Update the Classics: Add a PC Subtitle

National Association of Scholars

Submissions for this contest are now closed. See the list of winners at the bottom of this post. See the next contest, on Charles Dickens, here

Tom Sawyer: Lessons in Whitewashing.

NAS has a new contest for readers with a satirical bent. Add a politically correct subtitle to the book of the week, and win the admiration of contrarians everywhere. Winners will add a subtitle that transforms the book into something today’s sensitive yet resentful students can’t resist.

Many say they’ll read ancient literature only if served up with appropriate warning labels. Last fall Columbia students asked for trigger warnings on mythology, especially works that mention rape, because the texts were “wrought with histories and narratives of exclusion and oppression” and were “difficult to read and discuss as a survivor, a person of color, or a student from a low-income background.”

We regret that the classics have been so maligned. Human traits transcend time and custom, and classics have stood the test of time because they teach lessons that resonate in all times and places.

In fact, we believe that if we squint hard enough, we can find in the classics some progressive material that should appeal to social justice warriors too. We can bring the classics up to date. A group of artists, dedicated to giving old books fresh covers, have done their part. Their project, “Recovering the Classics,” strikes us as worthwhile but a mere facelift. We want to go deeper. In the spirit of our satirical “trigger warning contest,” we suggest proposing new politically correct labels for classic works, in order to demonstrate the progressive content buried deep inside each one.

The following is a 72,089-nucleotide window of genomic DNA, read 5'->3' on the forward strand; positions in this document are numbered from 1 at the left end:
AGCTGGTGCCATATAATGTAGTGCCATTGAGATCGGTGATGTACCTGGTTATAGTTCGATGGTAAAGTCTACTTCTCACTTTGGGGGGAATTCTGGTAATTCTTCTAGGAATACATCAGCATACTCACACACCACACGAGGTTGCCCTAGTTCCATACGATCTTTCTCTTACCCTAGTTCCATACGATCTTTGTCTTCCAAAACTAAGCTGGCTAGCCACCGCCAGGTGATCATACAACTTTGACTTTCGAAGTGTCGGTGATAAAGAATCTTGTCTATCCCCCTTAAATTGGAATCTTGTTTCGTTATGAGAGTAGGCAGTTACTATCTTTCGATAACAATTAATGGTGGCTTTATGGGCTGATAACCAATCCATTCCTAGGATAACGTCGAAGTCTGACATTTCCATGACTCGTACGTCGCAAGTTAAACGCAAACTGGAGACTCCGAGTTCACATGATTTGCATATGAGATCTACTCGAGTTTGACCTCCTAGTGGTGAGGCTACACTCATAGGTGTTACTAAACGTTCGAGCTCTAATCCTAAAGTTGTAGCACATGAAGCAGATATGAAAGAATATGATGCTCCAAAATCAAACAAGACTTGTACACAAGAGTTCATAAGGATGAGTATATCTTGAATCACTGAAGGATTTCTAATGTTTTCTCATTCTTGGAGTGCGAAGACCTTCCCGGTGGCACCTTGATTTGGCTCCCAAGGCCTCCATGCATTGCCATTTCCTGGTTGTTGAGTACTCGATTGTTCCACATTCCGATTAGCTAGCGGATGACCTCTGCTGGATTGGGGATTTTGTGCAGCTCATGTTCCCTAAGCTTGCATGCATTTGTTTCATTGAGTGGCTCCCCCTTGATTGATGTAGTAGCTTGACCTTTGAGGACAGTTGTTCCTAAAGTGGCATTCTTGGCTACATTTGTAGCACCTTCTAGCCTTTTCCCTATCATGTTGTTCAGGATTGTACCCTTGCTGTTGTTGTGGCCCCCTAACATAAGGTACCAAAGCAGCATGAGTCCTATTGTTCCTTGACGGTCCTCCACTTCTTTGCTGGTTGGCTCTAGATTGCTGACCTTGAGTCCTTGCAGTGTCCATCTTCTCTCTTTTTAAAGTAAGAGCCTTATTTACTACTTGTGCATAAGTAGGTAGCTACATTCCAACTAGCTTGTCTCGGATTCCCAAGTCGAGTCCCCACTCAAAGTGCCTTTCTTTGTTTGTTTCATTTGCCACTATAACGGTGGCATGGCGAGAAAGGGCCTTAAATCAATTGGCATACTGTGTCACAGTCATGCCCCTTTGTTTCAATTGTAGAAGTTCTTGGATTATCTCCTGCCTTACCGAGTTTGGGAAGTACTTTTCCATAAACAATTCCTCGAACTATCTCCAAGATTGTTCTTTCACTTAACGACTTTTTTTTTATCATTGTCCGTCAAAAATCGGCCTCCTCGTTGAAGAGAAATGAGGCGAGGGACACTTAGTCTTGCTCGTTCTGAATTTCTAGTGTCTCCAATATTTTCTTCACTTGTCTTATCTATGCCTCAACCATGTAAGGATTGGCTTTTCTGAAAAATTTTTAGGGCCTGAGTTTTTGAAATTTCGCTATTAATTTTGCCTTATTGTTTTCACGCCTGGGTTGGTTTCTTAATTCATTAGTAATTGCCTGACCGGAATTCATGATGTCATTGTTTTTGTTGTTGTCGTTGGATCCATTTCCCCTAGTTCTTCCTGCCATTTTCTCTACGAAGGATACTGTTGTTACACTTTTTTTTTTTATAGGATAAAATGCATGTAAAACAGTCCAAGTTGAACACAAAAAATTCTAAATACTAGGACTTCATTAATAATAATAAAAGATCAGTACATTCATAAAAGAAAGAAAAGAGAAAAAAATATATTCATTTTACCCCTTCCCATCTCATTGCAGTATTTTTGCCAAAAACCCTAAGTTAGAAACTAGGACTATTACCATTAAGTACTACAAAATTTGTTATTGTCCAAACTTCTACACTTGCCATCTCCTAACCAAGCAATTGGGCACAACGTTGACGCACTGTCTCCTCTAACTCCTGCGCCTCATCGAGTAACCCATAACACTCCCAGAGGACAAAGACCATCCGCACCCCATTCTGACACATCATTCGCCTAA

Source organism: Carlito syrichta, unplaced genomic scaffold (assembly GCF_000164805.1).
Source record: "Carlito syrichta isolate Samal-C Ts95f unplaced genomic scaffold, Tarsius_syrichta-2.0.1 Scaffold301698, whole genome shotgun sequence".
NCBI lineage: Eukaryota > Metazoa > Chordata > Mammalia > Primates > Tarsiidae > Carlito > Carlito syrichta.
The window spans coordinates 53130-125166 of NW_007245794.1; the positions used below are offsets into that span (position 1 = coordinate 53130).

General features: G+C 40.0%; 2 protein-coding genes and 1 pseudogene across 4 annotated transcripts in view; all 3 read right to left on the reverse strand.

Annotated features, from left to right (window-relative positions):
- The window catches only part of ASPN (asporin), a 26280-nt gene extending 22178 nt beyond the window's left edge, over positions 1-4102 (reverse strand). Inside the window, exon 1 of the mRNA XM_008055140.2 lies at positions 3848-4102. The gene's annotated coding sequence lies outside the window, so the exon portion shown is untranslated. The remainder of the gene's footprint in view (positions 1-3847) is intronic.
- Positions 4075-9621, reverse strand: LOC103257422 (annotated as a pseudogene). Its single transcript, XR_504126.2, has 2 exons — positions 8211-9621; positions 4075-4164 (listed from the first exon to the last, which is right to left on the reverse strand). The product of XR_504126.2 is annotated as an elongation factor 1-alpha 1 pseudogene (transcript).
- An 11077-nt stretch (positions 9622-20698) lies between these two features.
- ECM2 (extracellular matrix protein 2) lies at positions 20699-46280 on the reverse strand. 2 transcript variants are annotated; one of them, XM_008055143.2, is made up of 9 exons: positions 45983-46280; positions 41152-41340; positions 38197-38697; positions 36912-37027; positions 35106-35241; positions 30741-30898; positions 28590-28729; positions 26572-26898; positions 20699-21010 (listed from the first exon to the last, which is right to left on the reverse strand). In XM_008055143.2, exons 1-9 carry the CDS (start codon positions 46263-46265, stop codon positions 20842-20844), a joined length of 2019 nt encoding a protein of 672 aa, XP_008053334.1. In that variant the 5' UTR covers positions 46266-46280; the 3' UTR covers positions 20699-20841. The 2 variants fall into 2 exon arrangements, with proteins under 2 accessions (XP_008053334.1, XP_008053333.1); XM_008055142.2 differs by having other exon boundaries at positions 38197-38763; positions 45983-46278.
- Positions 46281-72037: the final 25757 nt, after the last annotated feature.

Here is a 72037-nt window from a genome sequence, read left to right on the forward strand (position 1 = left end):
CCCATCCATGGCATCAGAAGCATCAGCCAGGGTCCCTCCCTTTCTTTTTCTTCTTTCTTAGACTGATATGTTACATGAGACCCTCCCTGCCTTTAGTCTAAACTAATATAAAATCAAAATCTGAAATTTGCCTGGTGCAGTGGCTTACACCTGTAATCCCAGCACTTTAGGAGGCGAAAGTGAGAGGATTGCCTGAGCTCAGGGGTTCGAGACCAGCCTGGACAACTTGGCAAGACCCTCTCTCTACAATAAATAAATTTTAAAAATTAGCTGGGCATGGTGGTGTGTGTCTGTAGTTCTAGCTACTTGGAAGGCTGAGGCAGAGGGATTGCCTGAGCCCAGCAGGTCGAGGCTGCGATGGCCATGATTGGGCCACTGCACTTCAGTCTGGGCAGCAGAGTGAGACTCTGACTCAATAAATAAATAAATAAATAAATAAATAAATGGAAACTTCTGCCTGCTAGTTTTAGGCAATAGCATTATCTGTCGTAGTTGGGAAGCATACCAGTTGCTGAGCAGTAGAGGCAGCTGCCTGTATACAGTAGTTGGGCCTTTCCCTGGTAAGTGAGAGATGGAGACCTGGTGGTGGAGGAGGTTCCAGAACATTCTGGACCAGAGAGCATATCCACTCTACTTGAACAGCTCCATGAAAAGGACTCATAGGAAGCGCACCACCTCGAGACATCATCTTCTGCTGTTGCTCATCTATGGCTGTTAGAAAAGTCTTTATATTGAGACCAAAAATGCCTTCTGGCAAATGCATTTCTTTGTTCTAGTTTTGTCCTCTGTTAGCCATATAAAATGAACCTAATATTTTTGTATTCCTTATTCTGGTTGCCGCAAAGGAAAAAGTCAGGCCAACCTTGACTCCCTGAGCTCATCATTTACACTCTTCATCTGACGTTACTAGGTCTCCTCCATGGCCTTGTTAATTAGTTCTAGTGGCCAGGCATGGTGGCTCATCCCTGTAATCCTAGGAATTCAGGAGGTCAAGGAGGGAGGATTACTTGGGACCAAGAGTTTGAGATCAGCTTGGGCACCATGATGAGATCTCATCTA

Classic books, if you search this way and that for long enough, can teach you lots of up-to-date, politically correct lessons. Take Crime and Punishment. A stressed-out student, dogged by debt, is driven to the extremes of mental illness until he finally kills his lender. Bernie Sanders should take note. What better case for free college?

Those tired of the jargon-filled tomes on “intersectionality,” the idea that all oppression is linked, generally by capitalism, should try The Merchant of Venice. Members of two different ethnicities feud over money, demonstrating the capitalist origins of racial tension.

Sometimes the title alone hints at good progressive lessons. To make those themes explicit, we recommend re-subtitling Our Man in Havana: Fidel Castro’s Legacy of Liberation and Reform and Fahrenheit 451: Projected Earth Surface Temperature in the 22nd Century.

Will you help us build our collection? Every new politically correct subtitle will help rescue a classic from the dustbins of discarded volumes.

Each week we’ll propose a classic book—or a slate of classics—that needs a new PC subtitle. Send in your recommendations, and each week we’ll select a winner to announce on our website, along with runners-up. Share your submissions on Twitter with the hashtag #PCSubtitle and the NAS Twitter handle @NASorg. You can also fill out the form at the bottom of this post. 

This week’s assignment is Jane Austen. Pick any Austen book and let us know your new subtitle. Here’s our suggestion:

Pride and Prejudice:  Finding Safe Spaces for Queer Folks Under Heteronormative Tyranny. #PCSubtitle @NASorg

What do you recommend? Tell us by Friday, September 23.  

Updated September 26: Jane Austen #PCSubtitle Winner

Many thanks to the 52 readers who submitted 70 ideas for politically correct subtitles to Jane Austen’s novels. The NAS staff selected this week’s winner and runners-up.

First place goes to Darel Veal for

Sense and Sensitivity Training

Not technically a subtitle, but clever and succinct.

The runners-up, in no particular order, are

(Wo)Mansfield Park, submitted by Jordan Hill

Censor Sensibility, submitted by Jordan Hill

Personsfield Park: Local Theater as an Act of Subversion, submitted by Will Begley

Northanger Abbey: Anger is our True North, submitted by David Randall

Manspread Park - Combating Patriarchal Postures across England's Quaint Garden Benches, submitted by Michael Brooks

We also want to recognize John J. Stephan, who proposed a politically correct manual for teaching English literature without Shakespeare: As We Like It.

Join us again this week for #PCSubtitles for Dickens books.

Image: Wikimedia Commons

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